21 Jan

Tonight I witnessed my first ‘glassing’ incident.

I was at a younger friend’s birthday celebration with my sister. We pulled up to a fancy looking venue which was cleverly designed to be a mostly outdoor space. It was lovely and seemed very posh to us. It’s located out of the CBD so it’s easy to get to and park near. The night started well. We looked around impressed and considered functions we could have there in the future. Our friend had an area to herself and the DJ was playing great music. Dinner was delicious and we were starting to have fun.

It all started to go a awry when we noticed we were having trouble breathing. Apparently the clever outdoor design allows it to be one of the rare venues left where smoking is permitted everywhere. The busier it became the more clogged the air became. Then we noticed how short the girls dresses were. I turned 36 today and I know I’m older than the average patron but really…the dresses were tops to me. It looked like they had forgotten to put pants on. Not all the girls, but many of them. And the guys were so young. My sister kept commenting that she was old enough to be the mother of many of them. We’d certainly wandered into the wrong venue or ten years too late!

My sister and I were having trouble figuring out what to do. We didn’t know too many people at the party we were at, we’d eaten, my sister had a couple of drinks and one game of the pokies. We joked about going to the toilets and taking our pants off in an attempt to fit in (using our tops as dresses) but decided to start dancing instead, pants and all. The DJ who was playing great music had an annoying habit of changing songs after the first chorus. By this stage it was too loud to yell at him to play the entire song or at least most of it so we shrugged it off and kept dancing. That’s when I noticed a smaller guy walking quickly away from a menacing looking man who was in hot pursuit. They weren’t running but their fast path cut across the dance floor and got our attention. We kept on dancing and then we saw a commotion. The menacing man was gaining on the other guy and before my eyes the pursuer threw his glass with force towards the pursuee. Glass shattered everywhere. It was on.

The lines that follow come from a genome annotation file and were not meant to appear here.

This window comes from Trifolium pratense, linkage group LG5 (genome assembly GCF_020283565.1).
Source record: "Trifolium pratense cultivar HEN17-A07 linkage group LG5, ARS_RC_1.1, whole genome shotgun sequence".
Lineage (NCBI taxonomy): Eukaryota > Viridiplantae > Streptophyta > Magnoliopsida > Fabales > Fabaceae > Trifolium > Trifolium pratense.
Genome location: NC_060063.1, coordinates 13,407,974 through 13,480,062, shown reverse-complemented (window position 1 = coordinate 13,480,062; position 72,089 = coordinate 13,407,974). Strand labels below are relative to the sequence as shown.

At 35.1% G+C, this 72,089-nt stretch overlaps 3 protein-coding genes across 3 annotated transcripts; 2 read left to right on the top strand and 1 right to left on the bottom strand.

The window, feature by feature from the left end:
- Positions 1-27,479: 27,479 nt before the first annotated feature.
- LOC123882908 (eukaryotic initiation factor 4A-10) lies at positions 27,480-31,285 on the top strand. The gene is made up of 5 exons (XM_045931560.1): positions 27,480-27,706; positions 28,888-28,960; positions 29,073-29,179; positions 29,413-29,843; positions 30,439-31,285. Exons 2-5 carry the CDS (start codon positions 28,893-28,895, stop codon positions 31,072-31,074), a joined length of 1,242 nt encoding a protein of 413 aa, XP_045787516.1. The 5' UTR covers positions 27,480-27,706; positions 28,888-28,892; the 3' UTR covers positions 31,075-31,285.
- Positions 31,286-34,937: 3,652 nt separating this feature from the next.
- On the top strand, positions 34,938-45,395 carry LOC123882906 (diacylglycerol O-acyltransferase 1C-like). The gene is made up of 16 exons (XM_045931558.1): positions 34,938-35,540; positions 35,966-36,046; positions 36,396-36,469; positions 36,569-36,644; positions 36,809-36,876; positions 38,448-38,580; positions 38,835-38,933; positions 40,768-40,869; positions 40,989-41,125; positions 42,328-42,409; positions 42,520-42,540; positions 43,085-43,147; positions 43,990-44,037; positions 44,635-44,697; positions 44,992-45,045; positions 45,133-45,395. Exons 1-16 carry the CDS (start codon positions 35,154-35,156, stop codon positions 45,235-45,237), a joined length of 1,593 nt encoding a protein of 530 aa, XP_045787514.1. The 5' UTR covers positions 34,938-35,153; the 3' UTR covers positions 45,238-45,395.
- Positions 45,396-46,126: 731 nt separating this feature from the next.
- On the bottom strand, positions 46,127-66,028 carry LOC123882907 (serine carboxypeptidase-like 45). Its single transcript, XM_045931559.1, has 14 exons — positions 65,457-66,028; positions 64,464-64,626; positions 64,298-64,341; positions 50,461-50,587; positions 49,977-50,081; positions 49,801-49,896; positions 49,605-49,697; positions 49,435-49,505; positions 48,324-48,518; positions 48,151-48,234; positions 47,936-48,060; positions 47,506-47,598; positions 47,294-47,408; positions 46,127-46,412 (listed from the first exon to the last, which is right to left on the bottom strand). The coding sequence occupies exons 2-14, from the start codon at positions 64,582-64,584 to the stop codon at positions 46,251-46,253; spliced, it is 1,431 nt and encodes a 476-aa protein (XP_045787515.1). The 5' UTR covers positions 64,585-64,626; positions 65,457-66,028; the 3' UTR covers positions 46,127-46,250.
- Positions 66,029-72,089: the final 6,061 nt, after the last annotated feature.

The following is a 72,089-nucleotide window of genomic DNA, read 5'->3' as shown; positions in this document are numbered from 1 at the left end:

Before I could yell for security several security and staff members came running and grabbed the glasser quickly. But he wasn’t going down without a fight. It took several security personnel and a couple of bar staff to drag him out of the venue. Unfortunately his forced exit was being made just behind where my sister and I stood gapping. I dragged her out of the way and they ejected him and fought to keep him under control until the police arrived a few minutes later. The music had been turned off as soon as the glass was thrown. Obviously there was a zero-tolerance policy to drunken violence. The DJ put on a loud song as soon as he had been dragged out and we started dancing again, half-heartedly, when I noticed the two girls my sister and I had just been dancing with sitting down next to the dance floor. One seemed to be having trouble breathing. I went over to them and the girl having trouble breathing seemed to be having a panic attack. Her friend who had obviously helped her through one before was trying to calm her down. I asked if I should get a drink and her friend asked me to bring some water. I ran and grabbed it from the bar and the girl in distress gulped some of it down. My sister made her laugh by doing some silly dancing and she was able to stand up and walk back to her table.